Health apps come up short in study

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Executive Director of IMS Institute for Healthcare Informatics Murray Aitken
Executive Director of IMS Institute for Healthcare Informatics Murray Aitken

A survey unveiled today by the IMS Institute for Healthcare Informatics—dubbed “Patient Apps for Improved Healthcare: From Novelty to Mainstream”—took a look at 43,689 mobile healthcare, fitness or medical apps available in the Apple iTunes store. Findings show that the majority of apps fail in functionality, according to IMS criteria, and are likely to garner less than 500 downloads.

Researchers identified apps available to the "general browsing public" that were "genuinely healthcare related." This brought the total down to 23,682 (16,275 consumer- vs. 7,407 HCP-oriented). Many apps “were miscategorized or only loosely healthcare related,” researchers found.

And, unsurprisingly, for a category riddled with 20,000 apps that have little to do with healthcare, it's easy for your app to get overlooked. The survey found that five apps accounted for 15% of all downloads in the app store, while 57% of apps brought in fewer than 500 downloads. “Patients currently face a dizzying array of healthcare apps to choose from, with little guidance or support from their doctors,” the report stated.

Apps were then graded on something called the individual functionality score, a 1-100 grading weighted according to the designed purpose for an app (e.g. a reminder app, which does a good job of reminding you do to things, is likely to earn you a higher score than a reminder app's ability to capture data).

Of the over 20,000 consumer apps looked at, the average score was a 40—or a failure. While two-thirds of healthcare apps display information, only half provide instructions, and only a fifth capture or track user-entered data, IMS Health said.

“Most apps have very limited functionality,” said Murray Aitken, executive director of the IMS Institute, during a Q&A with reporters about the findings, “We found that 90% of the apps that we looked at scored less than 40 out of a possible 100, based on their functionality. That was surprising to us.”

Functionality was broken down into seven dimensions: inform (providing information), instruct (providing instruction), record (capture data), display (show user data and output user entered data), guide (provide guidance based on user-entered information), remind/alert (provide reminders), and communication (communicate with HCPs or provide links to social media).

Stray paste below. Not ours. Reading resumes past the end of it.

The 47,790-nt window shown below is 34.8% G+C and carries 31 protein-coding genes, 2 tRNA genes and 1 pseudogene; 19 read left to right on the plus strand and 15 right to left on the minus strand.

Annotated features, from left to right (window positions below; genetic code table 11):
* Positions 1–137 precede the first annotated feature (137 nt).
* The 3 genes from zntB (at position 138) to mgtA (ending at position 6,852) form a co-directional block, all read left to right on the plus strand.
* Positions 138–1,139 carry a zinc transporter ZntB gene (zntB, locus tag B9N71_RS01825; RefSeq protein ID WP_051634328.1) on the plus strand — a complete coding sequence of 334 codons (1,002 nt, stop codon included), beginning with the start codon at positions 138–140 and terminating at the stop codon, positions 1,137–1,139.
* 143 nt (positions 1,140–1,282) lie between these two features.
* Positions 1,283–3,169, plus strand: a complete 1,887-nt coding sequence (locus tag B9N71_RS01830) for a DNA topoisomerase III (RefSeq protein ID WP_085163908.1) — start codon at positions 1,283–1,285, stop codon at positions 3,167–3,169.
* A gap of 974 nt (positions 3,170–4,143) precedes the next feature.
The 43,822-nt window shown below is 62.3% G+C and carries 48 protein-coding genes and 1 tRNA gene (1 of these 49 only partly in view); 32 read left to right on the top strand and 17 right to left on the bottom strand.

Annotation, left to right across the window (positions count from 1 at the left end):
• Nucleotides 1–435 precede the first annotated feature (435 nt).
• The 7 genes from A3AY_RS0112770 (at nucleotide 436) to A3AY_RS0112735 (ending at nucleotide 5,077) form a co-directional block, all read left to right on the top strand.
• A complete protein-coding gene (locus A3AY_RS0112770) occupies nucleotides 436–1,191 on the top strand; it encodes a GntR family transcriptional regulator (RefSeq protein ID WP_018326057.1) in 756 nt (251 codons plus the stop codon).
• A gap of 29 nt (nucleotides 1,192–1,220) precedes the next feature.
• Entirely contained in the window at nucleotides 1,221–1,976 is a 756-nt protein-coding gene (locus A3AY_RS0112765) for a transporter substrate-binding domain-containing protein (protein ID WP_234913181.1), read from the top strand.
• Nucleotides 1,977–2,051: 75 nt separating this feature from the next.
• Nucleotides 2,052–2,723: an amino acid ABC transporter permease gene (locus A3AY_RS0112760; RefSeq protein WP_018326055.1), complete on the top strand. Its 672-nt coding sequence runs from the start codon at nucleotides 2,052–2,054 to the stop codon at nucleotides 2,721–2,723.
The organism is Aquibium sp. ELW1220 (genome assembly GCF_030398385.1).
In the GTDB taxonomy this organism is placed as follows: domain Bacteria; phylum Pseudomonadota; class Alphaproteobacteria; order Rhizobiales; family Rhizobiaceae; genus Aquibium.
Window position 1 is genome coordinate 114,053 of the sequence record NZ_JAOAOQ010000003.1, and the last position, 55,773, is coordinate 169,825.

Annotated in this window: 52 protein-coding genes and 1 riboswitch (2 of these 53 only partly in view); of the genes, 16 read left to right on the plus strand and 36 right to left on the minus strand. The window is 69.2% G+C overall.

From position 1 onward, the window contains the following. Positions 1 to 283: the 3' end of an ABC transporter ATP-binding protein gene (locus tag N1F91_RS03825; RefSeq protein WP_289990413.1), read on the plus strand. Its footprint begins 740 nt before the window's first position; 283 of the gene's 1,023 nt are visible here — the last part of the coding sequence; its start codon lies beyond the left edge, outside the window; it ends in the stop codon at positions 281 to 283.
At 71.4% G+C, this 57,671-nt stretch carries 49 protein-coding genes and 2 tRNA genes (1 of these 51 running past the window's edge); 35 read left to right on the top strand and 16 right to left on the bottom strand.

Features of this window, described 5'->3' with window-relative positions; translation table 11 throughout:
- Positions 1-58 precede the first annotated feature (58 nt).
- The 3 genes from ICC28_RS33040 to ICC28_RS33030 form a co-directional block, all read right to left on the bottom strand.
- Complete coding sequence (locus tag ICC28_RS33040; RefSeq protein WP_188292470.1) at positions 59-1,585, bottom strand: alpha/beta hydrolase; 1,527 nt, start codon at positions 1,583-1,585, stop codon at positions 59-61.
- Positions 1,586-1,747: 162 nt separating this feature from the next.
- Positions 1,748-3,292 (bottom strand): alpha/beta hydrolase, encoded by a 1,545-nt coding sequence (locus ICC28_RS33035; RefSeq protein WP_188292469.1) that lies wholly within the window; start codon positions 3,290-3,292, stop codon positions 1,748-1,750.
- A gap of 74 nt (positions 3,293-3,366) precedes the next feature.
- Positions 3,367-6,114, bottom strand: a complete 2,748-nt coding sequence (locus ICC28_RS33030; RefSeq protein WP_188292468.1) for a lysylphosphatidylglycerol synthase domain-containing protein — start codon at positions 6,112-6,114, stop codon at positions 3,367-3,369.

With the majority of apps at fault for “limited functionality,” their purpose along the patient journey was also found lacking. Researchers observed that the beginning of the patient journey is front-loaded with apps, but as consumers soldier on, help becomes harder to find.

The largest group—and those relevant to beginning the patient journey—fell under the umbrella of  “Prevention or Healthy Lifestyles,” a category which included 8,786 of the apps (of the 14,243 placed on the patient journey). The subsequent steps—which span self-diagnosis, finding an HCP, diagnosis and education, filling a prescription and compliance (adherence)—only totaled 2,222. For the majority of patients, that translates to a mobile experience that tapers off when they need support the most.

The report surmises that, considering the widespread availability of lifestyle apps, these could attract mobile users into an experience that ushers them through some of the later steps in their patient trajectory. “Some of the areas where substantial gains can be made in healthcare," IMS Health wrote, "involve exciting an interest in healthy lifestyles through diet and fitness apps, combined with the potential for remote monitoring and patient collected data being used to develop the healthcare management program.”

“Substantial gains," IMS Health added, can also be made through aiming at older patients, a difficult to group to access, as smartphone penetration remains low among their demographic. Those sufferers, who deal with multiple medical problems, the report stated, don't “necessarily benefit from apps that are narrowly focused on one disease area, and instead it would be optimal for these patients to be supported in taking their multiple medications that the physician has prescribed.”

With app developers, and the system at large, having their work cut out for them, at the end of the Q&A, Aitken—when asked how app development can catch up with legacy systems—struck a hopeful tone about the industry's ability to adapt: “Within the next five years, we can overcome the barriers we talk about,” he asserted, “ It comes back to an alignment [of the different industry stakeholders] about the potential for apps to really make a difference in patient care. One of the things we hear repeatedly is the acknowledgement that a consumer or patient that downloads an app is a person becoming much more engaged in their own health; universally, that's a good thing.”

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